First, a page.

Trillions of bacteria reside in the human gut and play a crucial role in gut-brain communication through our gut microbiome. Our gut consists predominantly of bacteria but also includes viruses, protozoa, fungi, and archaea. Given the enormous genetic potential of the microbiota, it is unsurprising that it appears to play a role in almost all physiological processes in the human body. When our microbiome produces substances, our bodies may abort these, eventually finding their way to our brain. The link of how our microbiome affects mental health stems from scientific findings. Some of these studies featured in this article have been conducted on animals and summarize advances in the field based on human research.

Understanding our gut microbiomes!

To understand the complexity of our microbiomes, it first makes sense to know what a microbiome is? In this article, I will be using microbiome(s) and gut microbiome interchangeably. Microbiome means the plethora of bacteria that resided in our gut. The gut microbiome vastly exceeds the amount of human DNA present in the body, such that, for every human gene, we have over 100 bacterial genes. Bacterias can be classified as "good" vs "bad." Due to the number of strains, I will not dive into specific bacterias unless mentioned in a study, which the effects have been noted and observed. It makes sense from a high level that what we eat is ultimately digested by enzymes and bacterias alike. We are what we eat nonetheless.

How does food intake alter our gut microbiome?


Experiments show that dietary alterations can induce considerable, temporary microbial shifts within 24 hours, with a complete reversal to baseline within 48 hours. Our bodies are amazing machines that can adapt and reset quickly. Even high-stress situations can alter our microbiome, which tells me we are sensitive to our environment and interactions—studies conducted about different food intakes, such as fats, proteins, carbohydrates. Researchers also looked at diet types; the Mediterranean diet, vegans and vegetarians, etc.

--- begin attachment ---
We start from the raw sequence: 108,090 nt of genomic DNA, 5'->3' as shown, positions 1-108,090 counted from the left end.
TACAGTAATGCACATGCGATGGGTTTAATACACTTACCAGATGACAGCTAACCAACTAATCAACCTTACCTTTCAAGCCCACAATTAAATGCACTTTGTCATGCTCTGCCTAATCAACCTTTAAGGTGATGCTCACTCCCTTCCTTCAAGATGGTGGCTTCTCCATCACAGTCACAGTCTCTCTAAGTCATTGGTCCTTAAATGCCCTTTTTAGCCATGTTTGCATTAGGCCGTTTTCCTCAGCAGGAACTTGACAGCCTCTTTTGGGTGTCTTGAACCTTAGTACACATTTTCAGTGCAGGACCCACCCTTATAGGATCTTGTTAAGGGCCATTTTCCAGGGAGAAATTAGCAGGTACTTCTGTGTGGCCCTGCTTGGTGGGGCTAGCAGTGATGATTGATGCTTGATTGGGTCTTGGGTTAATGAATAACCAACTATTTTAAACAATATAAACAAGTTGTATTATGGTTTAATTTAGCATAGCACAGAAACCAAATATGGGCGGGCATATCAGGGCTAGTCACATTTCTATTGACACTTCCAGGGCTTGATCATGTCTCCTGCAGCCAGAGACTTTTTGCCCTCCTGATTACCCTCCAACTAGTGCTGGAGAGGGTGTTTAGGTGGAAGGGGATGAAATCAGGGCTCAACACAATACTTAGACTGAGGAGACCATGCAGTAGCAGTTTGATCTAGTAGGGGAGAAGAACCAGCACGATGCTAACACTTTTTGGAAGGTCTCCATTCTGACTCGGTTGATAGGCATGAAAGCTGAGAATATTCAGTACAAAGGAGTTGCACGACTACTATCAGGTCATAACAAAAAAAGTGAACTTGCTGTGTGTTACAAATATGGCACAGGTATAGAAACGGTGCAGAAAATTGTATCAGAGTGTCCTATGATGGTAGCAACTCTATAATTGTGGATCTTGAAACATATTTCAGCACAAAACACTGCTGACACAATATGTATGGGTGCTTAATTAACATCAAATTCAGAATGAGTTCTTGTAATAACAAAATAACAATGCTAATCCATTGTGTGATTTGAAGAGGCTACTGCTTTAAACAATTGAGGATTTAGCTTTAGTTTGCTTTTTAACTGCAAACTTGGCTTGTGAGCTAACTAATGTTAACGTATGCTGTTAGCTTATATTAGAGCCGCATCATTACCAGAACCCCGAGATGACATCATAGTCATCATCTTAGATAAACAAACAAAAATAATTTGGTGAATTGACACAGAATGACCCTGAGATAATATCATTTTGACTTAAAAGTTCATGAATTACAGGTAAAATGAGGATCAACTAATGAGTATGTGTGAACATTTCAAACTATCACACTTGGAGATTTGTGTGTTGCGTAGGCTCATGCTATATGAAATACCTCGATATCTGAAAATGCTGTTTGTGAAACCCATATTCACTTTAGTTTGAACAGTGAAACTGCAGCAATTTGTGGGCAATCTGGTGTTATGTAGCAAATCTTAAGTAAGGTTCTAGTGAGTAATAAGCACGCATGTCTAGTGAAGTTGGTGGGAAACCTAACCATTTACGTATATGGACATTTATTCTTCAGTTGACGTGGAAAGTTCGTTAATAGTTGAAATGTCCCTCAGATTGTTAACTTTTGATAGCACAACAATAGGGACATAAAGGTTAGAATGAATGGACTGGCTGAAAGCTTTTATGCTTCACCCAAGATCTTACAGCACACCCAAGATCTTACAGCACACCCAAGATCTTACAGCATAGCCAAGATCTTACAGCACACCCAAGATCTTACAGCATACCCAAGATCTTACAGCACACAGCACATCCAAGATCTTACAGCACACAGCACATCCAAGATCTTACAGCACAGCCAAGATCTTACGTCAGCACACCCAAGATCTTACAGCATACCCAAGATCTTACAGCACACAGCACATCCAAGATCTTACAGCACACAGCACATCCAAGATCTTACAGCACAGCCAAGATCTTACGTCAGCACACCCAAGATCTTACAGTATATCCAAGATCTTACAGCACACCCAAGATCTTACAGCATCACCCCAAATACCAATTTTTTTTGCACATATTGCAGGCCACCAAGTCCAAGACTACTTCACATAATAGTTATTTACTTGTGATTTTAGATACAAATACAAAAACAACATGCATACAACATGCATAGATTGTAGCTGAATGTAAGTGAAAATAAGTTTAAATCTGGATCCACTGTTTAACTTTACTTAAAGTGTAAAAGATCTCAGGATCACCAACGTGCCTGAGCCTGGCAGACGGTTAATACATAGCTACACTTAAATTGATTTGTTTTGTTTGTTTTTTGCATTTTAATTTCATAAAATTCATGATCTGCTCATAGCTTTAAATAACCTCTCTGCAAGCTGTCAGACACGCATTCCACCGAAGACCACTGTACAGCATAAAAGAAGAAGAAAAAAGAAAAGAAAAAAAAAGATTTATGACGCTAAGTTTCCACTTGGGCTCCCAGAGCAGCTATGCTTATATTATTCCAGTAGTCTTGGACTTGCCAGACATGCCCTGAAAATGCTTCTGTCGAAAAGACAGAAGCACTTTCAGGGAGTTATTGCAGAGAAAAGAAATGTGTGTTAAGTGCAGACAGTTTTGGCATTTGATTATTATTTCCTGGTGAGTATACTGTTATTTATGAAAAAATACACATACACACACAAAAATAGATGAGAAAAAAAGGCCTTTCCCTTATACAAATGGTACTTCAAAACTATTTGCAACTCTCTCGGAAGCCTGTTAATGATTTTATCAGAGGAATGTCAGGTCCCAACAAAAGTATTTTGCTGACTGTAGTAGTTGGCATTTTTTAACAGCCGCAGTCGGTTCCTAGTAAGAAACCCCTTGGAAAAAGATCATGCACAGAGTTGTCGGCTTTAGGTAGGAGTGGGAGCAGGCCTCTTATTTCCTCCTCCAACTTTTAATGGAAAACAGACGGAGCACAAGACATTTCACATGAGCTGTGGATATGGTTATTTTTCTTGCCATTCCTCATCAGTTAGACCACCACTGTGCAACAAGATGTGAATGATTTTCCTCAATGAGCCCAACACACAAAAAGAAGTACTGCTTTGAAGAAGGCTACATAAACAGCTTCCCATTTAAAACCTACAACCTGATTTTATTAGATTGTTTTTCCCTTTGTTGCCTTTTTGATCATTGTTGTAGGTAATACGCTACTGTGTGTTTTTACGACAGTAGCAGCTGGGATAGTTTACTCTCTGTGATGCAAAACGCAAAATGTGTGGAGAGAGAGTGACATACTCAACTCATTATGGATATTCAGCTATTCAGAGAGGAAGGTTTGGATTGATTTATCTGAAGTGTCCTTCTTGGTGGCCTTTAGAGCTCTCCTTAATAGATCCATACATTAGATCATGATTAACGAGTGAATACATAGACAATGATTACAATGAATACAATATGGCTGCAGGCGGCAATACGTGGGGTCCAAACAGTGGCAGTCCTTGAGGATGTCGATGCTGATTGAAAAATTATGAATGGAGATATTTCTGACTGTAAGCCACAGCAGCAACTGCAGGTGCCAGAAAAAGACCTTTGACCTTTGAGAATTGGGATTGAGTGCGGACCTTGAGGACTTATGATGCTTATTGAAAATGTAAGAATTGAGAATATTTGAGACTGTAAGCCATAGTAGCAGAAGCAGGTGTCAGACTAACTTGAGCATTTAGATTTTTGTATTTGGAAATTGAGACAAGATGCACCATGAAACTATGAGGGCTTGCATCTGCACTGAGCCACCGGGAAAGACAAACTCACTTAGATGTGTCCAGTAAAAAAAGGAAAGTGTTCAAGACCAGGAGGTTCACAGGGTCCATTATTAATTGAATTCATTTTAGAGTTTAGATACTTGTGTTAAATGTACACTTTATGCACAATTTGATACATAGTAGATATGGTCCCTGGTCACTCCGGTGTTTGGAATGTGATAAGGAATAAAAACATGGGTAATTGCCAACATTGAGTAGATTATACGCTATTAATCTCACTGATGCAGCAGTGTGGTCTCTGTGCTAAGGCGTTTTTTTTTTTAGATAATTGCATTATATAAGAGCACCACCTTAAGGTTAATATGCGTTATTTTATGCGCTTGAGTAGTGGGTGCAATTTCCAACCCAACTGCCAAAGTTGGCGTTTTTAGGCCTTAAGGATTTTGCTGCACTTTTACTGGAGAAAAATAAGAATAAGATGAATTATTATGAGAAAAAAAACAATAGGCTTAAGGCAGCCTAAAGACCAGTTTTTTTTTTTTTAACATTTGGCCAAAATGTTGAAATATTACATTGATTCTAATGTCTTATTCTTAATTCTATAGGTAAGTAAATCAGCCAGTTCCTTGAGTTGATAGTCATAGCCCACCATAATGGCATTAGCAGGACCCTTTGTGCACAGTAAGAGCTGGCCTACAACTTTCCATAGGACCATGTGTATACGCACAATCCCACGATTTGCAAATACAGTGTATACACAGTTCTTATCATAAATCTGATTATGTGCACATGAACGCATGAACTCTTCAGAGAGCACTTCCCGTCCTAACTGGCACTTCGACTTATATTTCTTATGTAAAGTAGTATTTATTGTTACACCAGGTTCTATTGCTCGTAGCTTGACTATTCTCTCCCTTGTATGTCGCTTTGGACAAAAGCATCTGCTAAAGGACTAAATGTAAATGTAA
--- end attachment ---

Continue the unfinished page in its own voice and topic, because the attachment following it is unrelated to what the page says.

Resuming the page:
The conclusion seems to be favourable towards the Mediterranean diet'. Distinguished by a beneficial fatty acid profile rich in monounsaturated and polyunsaturated fatty acids, high polyphenols, and other antioxidants, including high fibre intake and other low glycemic carbohydrates, relatively more significant vegetable than animal protein intake. The literature suggests that diet can modify the intestinal microbiome, which profoundly impacts overall health and well-being.

What does a healthy microbiome entail?


Due to the relatively new field of research, I don't think we know enough to distinguish what bacteria is ultimately healthier versus not. There are billions of strains of bacteria that flourish in our gut. To determine which bacteria we need more of compared to others is a demanding task with various outcomes. People are unique, and perhaps one set of bacteria is required more for your body than mine. More studies are needed to begin to point out specific strains. A healthy diet with regular exercise and good sleep is a great baseline we can all achieve. Adding in supplementation at that point will help our bodies with any imbalances.

What is the relationship between the gut microbiome and mental health?